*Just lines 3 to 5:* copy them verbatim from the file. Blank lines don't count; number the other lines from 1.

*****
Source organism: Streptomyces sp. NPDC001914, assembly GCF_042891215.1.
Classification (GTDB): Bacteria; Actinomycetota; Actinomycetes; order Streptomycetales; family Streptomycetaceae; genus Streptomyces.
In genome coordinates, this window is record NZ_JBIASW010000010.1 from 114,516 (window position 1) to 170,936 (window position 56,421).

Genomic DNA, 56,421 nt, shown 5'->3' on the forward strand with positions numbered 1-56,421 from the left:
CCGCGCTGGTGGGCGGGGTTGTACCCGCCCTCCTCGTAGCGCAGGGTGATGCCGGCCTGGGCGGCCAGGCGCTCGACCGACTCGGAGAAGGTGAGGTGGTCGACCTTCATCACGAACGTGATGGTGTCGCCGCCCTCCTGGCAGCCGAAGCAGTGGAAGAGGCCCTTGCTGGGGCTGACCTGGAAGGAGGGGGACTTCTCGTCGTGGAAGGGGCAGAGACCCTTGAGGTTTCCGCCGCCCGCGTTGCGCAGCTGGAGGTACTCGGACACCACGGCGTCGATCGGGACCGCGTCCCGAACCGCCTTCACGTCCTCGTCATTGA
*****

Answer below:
In genome coordinates, this window is record NZ_JBIASW010000010.1 from 114,516 (window position 1) to 170,936 (window position 56,421).

Genomic DNA, 56,421 nt, shown 5'->3' on the forward strand with positions numbered 1-56,421 from the left:
CCGCGCTGGTGGGCGGGGTTGTACCCGCCCTCCTCGTAGCGCAGGGTGATGCCGGCCTGGGCGGCCAGGCGCTCGACCGACTCGGAGAAGGTGAGGTGGTCGACCTTCATCACGAACGTGATGGTGTCGCCGCCCTCCTGGCAGCCGAAGCAGTGGAAGAGGCCCTTGCTGGGGCTGACCTGGAAGGAGGGGGACTTCTCGTCGTGGAAGGGGCAGAGACCCTTGAGGTTTCCGCCGCCCGCGTTGCGCAGCTGGAGGTACTCGGACACCACGGCGTCGATCGGGACCGCGTCCCGAACCGCCTTCACGTCCTCGTCATTGA